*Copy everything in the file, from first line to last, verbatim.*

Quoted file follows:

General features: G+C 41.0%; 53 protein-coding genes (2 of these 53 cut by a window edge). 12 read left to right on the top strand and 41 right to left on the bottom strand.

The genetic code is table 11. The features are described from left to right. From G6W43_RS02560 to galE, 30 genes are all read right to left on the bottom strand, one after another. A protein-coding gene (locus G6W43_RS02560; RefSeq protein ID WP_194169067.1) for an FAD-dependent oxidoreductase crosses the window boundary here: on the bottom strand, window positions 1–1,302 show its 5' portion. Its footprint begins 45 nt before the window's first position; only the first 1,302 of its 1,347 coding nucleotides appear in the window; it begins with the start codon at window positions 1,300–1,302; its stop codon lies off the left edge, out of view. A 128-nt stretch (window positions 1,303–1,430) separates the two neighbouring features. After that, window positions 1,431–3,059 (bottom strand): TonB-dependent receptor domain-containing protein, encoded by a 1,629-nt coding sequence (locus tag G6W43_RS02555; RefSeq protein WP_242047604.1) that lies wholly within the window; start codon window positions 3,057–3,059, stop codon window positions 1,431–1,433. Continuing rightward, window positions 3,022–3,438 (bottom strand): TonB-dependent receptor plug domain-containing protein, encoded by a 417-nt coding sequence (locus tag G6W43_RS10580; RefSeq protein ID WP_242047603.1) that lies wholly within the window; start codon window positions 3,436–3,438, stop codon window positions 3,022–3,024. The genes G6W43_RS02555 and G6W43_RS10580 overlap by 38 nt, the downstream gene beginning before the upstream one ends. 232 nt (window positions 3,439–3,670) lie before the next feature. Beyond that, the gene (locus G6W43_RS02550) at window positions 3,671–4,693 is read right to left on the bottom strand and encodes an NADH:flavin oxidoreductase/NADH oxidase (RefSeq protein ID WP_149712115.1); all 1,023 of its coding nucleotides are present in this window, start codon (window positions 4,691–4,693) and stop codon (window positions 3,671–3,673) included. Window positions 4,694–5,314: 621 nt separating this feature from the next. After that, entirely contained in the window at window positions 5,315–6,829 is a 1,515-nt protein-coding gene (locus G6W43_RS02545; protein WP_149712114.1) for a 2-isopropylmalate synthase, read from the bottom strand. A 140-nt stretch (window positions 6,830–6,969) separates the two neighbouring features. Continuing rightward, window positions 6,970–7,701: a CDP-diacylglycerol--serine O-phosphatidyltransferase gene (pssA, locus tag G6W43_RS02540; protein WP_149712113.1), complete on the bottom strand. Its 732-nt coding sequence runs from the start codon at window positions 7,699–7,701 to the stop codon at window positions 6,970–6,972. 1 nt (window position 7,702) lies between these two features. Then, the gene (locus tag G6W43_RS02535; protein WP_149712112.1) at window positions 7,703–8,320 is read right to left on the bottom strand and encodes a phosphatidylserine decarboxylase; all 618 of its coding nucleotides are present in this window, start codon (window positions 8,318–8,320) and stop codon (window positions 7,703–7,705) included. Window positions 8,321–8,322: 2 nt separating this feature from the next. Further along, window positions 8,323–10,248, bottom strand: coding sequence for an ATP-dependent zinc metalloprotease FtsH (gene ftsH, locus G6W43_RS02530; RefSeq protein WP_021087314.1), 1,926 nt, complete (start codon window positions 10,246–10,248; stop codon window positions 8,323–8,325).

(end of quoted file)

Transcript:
General features: G+C 41.0%; 53 protein-coding genes (2 of these 53 cut by a window edge). 12 read left to right on the top strand and 41 right to left on the bottom strand.

The genetic code is table 11. The features are described from left to right. From G6W43_RS02560 to galE, 30 genes are all read right to left on the bottom strand, one after another. A protein-coding gene (locus G6W43_RS02560; RefSeq protein ID WP_194169067.1) for an FAD-dependent oxidoreductase crosses the window boundary here: on the bottom strand, window positions 1–1,302 show its 5' portion. Its footprint begins 45 nt before the window's first position; only the first 1,302 of its 1,347 coding nucleotides appear in the window; it begins with the start codon at window positions 1,300–1,302; its stop codon lies off the left edge, out of view. A 128-nt stretch (window positions 1,303–1,430) separates the two neighbouring features. After that, window positions 1,431–3,059 (bottom strand): TonB-dependent receptor domain-containing protein, encoded by a 1,629-nt coding sequence (locus tag G6W43_RS02555; RefSeq protein WP_242047604.1) that lies wholly within the window; start codon window positions 3,057–3,059, stop codon window positions 1,431–1,433. Continuing rightward, window positions 3,022–3,438 (bottom strand): TonB-dependent receptor plug domain-containing protein, encoded by a 417-nt coding sequence (locus tag G6W43_RS10580; RefSeq protein ID WP_242047603.1) that lies wholly within the window; start codon window positions 3,436–3,438, stop codon window positions 3,022–3,024. The genes G6W43_RS02555 and G6W43_RS10580 overlap by 38 nt, the downstream gene beginning before the upstream one ends. 232 nt (window positions 3,439–3,670) lie before the next feature. Beyond that, the gene (locus G6W43_RS02550) at window positions 3,671–4,693 is read right to left on the bottom strand and encodes an NADH:flavin oxidoreductase/NADH oxidase (RefSeq protein ID WP_149712115.1); all 1,023 of its coding nucleotides are present in this window, start codon (window positions 4,691–4,693) and stop codon (window positions 3,671–3,673) included. Window positions 4,694–5,314: 621 nt separating this feature from the next. After that, entirely contained in the window at window positions 5,315–6,829 is a 1,515-nt protein-coding gene (locus G6W43_RS02545; protein WP_149712114.1) for a 2-isopropylmalate synthase, read from the bottom strand. A 140-nt stretch (window positions 6,830–6,969) separates the two neighbouring features. Continuing rightward, window positions 6,970–7,701: a CDP-diacylglycerol--serine O-phosphatidyltransferase gene (pssA, locus tag G6W43_RS02540; protein WP_149712113.1), complete on the bottom strand. Its 732-nt coding sequence runs from the start codon at window positions 7,699–7,701 to the stop codon at window positions 6,970–6,972. 1 nt (window position 7,702) lies between these two features. Then, the gene (locus tag G6W43_RS02535; protein WP_149712112.1) at window positions 7,703–8,320 is read right to left on the bottom strand and encodes a phosphatidylserine decarboxylase; all 618 of its coding nucleotides are present in this window, start codon (window positions 8,318–8,320) and stop codon (window positions 7,703–7,705) included. Window positions 8,321–8,322: 2 nt separating this feature from the next. Further along, window positions 8,323–10,248, bottom strand: coding sequence for an ATP-dependent zinc metalloprotease FtsH (gene ftsH, locus G6W43_RS02530; RefSeq protein WP_021087314.1), 1,926 nt, complete (start codon window positions 10,246–10,248; stop codon window positions 8,323–8,325).